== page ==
Swan Dive: The Making of a Rogue Ballerina
By Georgina Pazcoguin
Henry Holt and Company
ISBN 9781250244307, hardcover, 255 pages, July 2021 (US) / October 2021 (UK), US $27.99
Pazcoguin takes few prisoners, and she doesn’t hold back when it comes to former NYCB ballet-master-in-chief Peter Martins, who retired from the company in 2018 following an investigation into accusations of sexual harassment and physical and verbal abuse. (Martins denied all the allegations.) She details a misogynistic boys’-club mentality, racism and severe fat-shaming – to the extent that she got liposuction to make herself more likely to get a promotion to soloist, the rank she now holds – under Martins’s watch. “It’s like Peter could snap his fingers, and you’re instantly transformed from a vessel of promise to a piece of festering garbage,” she writes. She stood her ground against him, but rebuilding her dignity and self-worth remains an ongoing process. Pazcoguin is a tough fucking cookie.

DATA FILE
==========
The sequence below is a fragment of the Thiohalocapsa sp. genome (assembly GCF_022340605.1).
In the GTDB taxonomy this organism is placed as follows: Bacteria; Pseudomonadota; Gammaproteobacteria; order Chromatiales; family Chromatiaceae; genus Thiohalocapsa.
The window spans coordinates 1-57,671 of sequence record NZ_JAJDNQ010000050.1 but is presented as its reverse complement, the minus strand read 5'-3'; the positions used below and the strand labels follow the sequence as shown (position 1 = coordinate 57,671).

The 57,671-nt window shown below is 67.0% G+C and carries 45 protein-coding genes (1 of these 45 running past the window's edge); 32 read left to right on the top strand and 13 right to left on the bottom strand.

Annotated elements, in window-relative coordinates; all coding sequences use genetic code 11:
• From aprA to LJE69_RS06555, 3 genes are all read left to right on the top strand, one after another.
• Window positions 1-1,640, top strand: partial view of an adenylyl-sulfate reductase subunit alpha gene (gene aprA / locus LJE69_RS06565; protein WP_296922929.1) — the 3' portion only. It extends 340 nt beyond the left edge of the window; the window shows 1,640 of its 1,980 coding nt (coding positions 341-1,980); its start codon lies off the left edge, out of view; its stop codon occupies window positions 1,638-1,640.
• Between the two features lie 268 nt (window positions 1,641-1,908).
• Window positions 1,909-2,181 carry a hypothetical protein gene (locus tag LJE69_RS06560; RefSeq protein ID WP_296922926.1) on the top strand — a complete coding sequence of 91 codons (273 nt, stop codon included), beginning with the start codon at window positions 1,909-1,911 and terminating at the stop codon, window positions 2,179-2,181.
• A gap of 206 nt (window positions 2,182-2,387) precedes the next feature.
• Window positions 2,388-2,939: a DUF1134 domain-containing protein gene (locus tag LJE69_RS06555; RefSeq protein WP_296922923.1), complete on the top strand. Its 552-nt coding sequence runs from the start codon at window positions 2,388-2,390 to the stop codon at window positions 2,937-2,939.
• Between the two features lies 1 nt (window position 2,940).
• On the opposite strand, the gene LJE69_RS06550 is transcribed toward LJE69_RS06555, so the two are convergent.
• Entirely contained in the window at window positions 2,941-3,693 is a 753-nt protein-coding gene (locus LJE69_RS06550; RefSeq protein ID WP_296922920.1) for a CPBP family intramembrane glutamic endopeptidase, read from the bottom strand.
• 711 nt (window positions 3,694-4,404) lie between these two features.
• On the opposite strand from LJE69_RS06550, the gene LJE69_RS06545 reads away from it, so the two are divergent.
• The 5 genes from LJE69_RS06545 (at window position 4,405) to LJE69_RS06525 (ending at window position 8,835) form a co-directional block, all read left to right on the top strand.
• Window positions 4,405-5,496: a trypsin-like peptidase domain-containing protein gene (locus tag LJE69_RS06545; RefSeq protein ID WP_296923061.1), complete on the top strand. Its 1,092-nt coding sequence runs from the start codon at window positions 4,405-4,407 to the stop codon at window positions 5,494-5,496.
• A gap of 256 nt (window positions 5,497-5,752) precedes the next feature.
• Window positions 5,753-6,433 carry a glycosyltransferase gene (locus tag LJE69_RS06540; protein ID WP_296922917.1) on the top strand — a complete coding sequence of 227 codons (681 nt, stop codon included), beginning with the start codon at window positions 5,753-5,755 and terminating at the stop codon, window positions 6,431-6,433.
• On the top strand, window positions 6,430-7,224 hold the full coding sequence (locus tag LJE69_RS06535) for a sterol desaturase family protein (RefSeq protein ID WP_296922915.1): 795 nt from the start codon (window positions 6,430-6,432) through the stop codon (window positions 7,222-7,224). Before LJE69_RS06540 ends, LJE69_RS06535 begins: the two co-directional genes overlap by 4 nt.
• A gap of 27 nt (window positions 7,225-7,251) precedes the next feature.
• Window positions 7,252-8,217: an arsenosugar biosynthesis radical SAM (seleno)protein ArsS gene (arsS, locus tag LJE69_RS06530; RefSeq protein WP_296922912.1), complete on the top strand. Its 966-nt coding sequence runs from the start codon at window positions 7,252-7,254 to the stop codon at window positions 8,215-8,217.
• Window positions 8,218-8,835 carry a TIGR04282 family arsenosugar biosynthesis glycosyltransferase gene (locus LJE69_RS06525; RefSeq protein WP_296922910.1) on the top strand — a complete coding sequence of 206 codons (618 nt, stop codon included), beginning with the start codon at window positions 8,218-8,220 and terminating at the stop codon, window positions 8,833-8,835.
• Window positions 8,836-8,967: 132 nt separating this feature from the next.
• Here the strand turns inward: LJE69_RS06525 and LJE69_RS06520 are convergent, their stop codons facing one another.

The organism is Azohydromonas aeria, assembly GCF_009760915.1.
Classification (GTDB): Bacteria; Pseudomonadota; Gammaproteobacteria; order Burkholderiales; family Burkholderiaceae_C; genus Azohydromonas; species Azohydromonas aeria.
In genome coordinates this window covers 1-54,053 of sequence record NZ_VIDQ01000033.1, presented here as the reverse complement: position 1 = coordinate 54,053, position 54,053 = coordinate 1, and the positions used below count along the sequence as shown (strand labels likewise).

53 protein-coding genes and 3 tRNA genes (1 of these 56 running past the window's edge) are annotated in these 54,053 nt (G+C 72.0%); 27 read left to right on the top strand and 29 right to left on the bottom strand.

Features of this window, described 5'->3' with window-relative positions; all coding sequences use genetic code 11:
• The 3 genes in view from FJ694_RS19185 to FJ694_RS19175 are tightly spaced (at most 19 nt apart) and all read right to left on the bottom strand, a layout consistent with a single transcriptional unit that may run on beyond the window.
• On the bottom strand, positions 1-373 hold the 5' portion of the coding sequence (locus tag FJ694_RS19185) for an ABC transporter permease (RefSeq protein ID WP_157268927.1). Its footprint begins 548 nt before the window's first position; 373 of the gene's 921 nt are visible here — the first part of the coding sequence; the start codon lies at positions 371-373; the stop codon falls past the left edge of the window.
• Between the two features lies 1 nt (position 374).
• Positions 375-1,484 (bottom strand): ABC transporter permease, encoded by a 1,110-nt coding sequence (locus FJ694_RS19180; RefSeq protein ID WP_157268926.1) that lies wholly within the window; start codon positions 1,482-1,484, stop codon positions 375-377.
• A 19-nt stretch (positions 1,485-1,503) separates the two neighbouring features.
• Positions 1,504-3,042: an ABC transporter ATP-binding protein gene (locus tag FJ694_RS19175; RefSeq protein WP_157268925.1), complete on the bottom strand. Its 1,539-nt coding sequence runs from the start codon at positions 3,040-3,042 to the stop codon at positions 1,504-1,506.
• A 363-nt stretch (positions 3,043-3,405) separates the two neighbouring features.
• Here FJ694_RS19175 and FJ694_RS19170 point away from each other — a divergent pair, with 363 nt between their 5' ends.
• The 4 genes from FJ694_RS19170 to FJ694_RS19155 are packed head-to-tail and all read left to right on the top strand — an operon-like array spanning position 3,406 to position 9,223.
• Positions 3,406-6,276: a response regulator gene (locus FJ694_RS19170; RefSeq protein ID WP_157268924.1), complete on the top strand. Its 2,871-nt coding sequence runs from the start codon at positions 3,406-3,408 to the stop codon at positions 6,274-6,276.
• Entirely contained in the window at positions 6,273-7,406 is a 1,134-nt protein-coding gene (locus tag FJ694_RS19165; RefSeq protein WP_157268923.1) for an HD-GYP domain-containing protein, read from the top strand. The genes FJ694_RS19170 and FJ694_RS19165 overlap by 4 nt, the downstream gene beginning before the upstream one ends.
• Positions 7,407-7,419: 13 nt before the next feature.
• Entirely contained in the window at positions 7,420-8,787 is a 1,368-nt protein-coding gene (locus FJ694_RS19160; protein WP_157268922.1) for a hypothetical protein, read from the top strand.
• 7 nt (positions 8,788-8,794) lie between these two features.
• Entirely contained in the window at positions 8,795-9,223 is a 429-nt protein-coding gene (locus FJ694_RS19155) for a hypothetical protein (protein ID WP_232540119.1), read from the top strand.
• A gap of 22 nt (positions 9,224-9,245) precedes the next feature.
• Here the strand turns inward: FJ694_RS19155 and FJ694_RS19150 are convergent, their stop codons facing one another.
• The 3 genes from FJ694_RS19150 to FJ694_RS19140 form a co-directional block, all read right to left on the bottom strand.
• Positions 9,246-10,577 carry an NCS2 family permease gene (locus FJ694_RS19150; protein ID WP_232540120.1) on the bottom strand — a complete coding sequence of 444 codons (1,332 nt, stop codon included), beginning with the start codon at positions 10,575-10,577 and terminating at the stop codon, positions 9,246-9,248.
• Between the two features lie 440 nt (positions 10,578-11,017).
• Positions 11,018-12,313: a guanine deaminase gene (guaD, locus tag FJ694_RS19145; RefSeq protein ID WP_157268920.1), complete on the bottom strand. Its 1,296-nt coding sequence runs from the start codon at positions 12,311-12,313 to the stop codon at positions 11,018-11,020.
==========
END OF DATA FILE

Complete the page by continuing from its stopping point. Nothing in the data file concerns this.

Along with backstage shenanigans, wild times on tour, all-night benders with company comrades, and some hilariously unfortunate wardrobe malfunctions, she describes several of her swan dives – the onstage trips, falls, and ass-over-teakettle face plants that every dancer dreads. And of course, no ballet book would be complete without a litany of complaints about dancing The Nutcracker (yes, we know it’s tiring and boring, but show me the job that doesn’t entail it’s portion of mind-numbing drudgery and a requirement to generate revenue). Pazcoguin eventually found personal and artistic salvation performing in Broadway musicals, and those passages are among the book’s most compelling.
Swan Dive is aimed at a mass-market audience – the prelude reassures readers “You’ve never been to City Ballet…or any ballet? NO PROBLEM, I’ve got you” – so ballet insiders may long for more detail. But as a story of one woman’s grit, drive and determination to grab life by the balls, it claims a spot on the shelf.